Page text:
Arts & CultureCampus & City

Theatre Review: Revolt. She Said. Revolt Again.

Revolt. She Said. Revolt Again. is a radical act of public mourning for a revolution that may be impossible

Where: Timms Centre for the Arts
When: November 29 — December 7
Creators: Alice Birch
Directors: Suzie Martin
Cast: Christina Nguyen, Kaeley Jade Wiebe, Meegan Sweet, Holly Wandler and Kael Wynn

Alice Birch’s Revolt. She Said. Revolt Again., directed by Suzie Martin, is a jarring, gutting testimony to what women do to survive living in a world that has never been built for them. Following a series of increasingly-abstract vignettes, the play revolutionizes language, work, and the body by unravelling the typical narrative structure of theatre in favour of raw emotion and action. 

A woman inverts the language of sex by “fucking” her date with her “magnificent vagina.” A woman rejects the principle of a marriage that would turn her into chattel property. A woman asks for Mondays off. A woman masturbates in a supermarket. A woman, begging to be recognized, introduces her daughter to her mother. Two women cut out their tongues. 

The play is relentless: for every moment of comedy, there is an equally tragic dark turn. Kael Wynn and Meegan Sweet are hilarious caricatures of corporate “teamwork” in one vignette that quickly turns into the play’s most gutting moment as Kaeley Wiebe cries, “you cannot rape me because I choose it.” Behind her, a banner reads, ominously: “Revolutionize the body. Make it sexually available constantly.” 

With a cast of only five people, Martin’s direction gives each performer a chance to shine. Wandler’s horror as her daughter and mother cut out their tongues, Nguyen’s frustration as her boss refuses to understand why she wants Mondays off (“I want to walk my dog more in the woods”), Wynn’s fantasy of a perfect woman, Sweet’s heaviness and air of tragedy as she silently plants a row of potatoes, Wiebe’s mourning of a body made available so it can never be violated — all sit heavily with the audience, and all ground a script which could easily seem nonsensical in less capable hands. 

Set and lighting designer, Jeremy Gordaneer, displays a sensitive understanding of Revolt’s depth. The entire stage, including racks of costumes, unused set pieces, and lighting are left exposed, which only elevates the play’s intense vulnerability. We see actors changing their outfits between scenes, moving tables and chairs to set the stage for the next vignette. The play reminds us that women exist, constantly, in costume, in performance: by the final “vignette,” the actors perform in their underwear, quickly removing pairs of glasses or t-shirts to perform single lines of dialogue. These rapid changes remind us that the roles we must play as women are never solid, never predictable.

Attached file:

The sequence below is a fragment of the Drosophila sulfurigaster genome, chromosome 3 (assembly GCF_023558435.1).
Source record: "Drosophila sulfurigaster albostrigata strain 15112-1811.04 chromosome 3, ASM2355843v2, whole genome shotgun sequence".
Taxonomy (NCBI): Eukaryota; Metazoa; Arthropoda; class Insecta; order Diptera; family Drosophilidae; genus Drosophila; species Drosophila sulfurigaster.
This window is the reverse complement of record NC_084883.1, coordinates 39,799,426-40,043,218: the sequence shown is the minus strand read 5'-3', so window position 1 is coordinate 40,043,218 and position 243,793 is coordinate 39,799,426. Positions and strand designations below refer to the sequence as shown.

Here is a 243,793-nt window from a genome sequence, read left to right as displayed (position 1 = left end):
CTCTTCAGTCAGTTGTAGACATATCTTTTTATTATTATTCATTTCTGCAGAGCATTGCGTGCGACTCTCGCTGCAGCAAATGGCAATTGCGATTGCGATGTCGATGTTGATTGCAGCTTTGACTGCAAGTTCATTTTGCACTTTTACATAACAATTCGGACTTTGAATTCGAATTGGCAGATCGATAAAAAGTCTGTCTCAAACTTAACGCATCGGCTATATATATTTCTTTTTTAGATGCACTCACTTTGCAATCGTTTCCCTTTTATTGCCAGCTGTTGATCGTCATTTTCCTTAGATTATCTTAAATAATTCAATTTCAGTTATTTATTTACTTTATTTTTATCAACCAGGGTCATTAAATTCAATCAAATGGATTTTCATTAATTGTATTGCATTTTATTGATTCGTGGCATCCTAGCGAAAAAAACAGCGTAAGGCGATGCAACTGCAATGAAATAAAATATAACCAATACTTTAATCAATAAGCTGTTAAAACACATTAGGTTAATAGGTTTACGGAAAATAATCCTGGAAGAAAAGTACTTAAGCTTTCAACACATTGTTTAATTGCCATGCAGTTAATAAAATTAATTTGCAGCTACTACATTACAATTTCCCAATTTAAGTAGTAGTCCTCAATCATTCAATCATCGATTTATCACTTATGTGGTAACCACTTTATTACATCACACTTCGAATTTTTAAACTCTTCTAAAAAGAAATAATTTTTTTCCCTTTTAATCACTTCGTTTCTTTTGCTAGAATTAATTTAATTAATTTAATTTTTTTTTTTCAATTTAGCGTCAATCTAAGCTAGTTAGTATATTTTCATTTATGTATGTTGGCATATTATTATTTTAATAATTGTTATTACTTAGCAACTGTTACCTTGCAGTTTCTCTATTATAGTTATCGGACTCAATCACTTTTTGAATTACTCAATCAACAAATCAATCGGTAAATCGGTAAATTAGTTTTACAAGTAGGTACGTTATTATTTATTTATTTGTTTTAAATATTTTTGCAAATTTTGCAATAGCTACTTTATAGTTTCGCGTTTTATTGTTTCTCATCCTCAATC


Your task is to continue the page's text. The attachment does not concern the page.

Towards its end, the play presents the audience with a revolutionary feminist movement that’s falling apart. Quiet voices suggest that we “eliminate all men,” but as revolutionary banners fall heavily from the rafters, Birch suggests that revolution may be impossible. And if we cannot revolt, suddenly, several of the play’s moments become more understandable. In a world where exploitative work is unavoidable, suddenly Wiebe’s comical insistence on installing spa days, happy hour, an in-office swimming pool, and other nonsensical things that “women love!” is not the tactic of an out-of-touch executive, but a survival mechanism for a woman caught in a corporate world that effectively owns not only her subordinates, but her as well. 

Offering no answers for the many disturbing questions it raises, Revolt. She Said. Revolt Again. is not, as it first appears, a manifesto, but a radical act of public mourning. “Who knew that life could be so awful,” a voice asks in the dark and the silence. The women in the audience understand: we knew.

Katherine DeCoste

Katherine DeCoste wishes she was a houseplant, but instead she's a third-year English and history honours student. When she's not writing reviews of plays or hot takes about fossil fuels, she also dabbles in poetry, playwriting, and other non-fiction, which she has published in various places. Other interests include making and eating bread.

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